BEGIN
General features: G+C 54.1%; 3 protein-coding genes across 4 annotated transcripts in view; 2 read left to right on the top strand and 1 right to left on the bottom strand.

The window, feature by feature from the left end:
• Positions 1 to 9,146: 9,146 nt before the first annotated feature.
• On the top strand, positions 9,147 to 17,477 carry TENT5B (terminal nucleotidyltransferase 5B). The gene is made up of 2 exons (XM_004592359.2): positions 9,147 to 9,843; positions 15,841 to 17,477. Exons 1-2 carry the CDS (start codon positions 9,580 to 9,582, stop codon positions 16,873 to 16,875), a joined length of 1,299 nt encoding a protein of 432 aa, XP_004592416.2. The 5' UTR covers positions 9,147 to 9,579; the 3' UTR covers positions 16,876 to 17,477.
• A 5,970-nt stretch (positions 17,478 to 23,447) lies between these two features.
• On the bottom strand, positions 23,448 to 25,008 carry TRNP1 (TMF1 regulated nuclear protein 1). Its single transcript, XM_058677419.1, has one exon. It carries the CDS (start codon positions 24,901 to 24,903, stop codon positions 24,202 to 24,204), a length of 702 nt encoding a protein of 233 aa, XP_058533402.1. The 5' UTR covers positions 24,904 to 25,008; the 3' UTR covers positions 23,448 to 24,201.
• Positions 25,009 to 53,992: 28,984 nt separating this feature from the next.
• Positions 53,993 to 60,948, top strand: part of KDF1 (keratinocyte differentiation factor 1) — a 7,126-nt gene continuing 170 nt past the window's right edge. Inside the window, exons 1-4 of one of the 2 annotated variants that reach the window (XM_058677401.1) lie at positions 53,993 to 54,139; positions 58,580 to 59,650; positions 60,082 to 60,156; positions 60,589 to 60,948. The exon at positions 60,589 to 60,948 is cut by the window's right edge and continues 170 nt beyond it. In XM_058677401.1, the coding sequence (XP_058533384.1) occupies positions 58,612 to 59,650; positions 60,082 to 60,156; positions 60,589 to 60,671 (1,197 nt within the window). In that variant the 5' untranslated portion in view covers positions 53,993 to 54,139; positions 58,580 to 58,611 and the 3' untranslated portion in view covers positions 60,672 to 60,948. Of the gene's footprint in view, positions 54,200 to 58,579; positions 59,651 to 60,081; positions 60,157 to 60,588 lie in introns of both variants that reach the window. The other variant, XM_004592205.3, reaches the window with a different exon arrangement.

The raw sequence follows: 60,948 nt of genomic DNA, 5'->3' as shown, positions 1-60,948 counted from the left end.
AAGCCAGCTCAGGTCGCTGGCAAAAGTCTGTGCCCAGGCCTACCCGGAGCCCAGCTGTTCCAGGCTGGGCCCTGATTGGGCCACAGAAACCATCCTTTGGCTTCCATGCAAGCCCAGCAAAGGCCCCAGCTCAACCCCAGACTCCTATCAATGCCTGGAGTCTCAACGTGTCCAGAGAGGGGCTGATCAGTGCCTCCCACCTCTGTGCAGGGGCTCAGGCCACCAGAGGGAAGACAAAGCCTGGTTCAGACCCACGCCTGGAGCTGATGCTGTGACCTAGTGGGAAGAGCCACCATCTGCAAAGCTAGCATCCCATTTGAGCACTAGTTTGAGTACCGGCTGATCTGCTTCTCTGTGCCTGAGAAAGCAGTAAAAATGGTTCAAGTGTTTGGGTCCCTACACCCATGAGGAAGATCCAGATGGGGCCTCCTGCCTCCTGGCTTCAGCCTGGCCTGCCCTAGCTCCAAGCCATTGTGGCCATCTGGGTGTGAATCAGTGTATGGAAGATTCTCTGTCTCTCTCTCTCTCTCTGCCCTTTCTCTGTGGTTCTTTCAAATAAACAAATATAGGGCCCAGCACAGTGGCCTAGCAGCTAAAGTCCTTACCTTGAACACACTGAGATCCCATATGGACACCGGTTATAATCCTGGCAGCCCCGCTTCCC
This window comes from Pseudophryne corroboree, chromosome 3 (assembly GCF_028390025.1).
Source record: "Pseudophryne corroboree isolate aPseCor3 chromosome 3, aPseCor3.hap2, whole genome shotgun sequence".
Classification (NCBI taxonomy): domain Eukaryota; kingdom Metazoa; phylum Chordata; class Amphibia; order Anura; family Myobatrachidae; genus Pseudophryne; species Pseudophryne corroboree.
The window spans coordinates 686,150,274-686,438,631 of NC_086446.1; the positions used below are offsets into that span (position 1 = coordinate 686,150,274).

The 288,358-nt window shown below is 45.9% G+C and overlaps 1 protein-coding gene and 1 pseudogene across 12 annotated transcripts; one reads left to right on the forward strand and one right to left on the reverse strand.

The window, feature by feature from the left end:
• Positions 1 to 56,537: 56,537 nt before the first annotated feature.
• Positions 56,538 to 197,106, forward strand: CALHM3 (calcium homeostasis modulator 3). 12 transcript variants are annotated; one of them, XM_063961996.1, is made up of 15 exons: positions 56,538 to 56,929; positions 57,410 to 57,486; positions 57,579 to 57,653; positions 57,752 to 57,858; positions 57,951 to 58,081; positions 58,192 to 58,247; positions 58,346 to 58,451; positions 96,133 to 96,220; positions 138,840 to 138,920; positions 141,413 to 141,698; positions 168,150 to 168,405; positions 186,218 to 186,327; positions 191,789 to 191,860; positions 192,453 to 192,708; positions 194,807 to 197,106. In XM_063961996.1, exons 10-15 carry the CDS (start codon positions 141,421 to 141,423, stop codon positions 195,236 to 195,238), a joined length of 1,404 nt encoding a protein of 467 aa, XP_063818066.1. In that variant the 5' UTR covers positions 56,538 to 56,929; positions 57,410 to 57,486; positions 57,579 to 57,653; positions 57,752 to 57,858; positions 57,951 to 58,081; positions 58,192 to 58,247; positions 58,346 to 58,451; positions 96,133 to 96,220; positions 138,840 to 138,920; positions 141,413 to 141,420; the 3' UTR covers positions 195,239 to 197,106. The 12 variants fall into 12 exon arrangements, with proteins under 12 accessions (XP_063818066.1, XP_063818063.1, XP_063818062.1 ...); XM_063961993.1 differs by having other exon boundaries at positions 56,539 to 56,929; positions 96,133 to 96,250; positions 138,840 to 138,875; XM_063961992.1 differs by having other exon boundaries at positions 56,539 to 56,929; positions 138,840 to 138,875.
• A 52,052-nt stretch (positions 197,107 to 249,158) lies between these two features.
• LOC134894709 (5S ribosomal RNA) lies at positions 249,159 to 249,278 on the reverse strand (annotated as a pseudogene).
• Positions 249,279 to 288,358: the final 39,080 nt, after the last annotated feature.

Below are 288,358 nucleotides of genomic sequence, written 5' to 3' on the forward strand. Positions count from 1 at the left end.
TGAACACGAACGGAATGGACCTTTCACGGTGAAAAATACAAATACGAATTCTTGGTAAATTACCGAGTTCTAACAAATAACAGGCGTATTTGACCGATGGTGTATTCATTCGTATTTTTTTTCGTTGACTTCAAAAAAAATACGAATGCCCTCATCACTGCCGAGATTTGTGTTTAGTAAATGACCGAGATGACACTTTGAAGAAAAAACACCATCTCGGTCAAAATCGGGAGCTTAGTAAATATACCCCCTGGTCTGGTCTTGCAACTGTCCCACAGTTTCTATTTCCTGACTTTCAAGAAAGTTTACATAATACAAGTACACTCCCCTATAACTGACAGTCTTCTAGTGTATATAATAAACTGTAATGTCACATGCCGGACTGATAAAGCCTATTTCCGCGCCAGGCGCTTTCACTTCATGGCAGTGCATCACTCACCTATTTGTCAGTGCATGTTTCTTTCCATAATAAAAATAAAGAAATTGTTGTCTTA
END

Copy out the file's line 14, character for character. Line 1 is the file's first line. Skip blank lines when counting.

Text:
The window spans coordinates 686,150,274-686,438,631 of NC_086446.1; the positions used below are offsets into that span (position 1 = coordinate 686,150,274).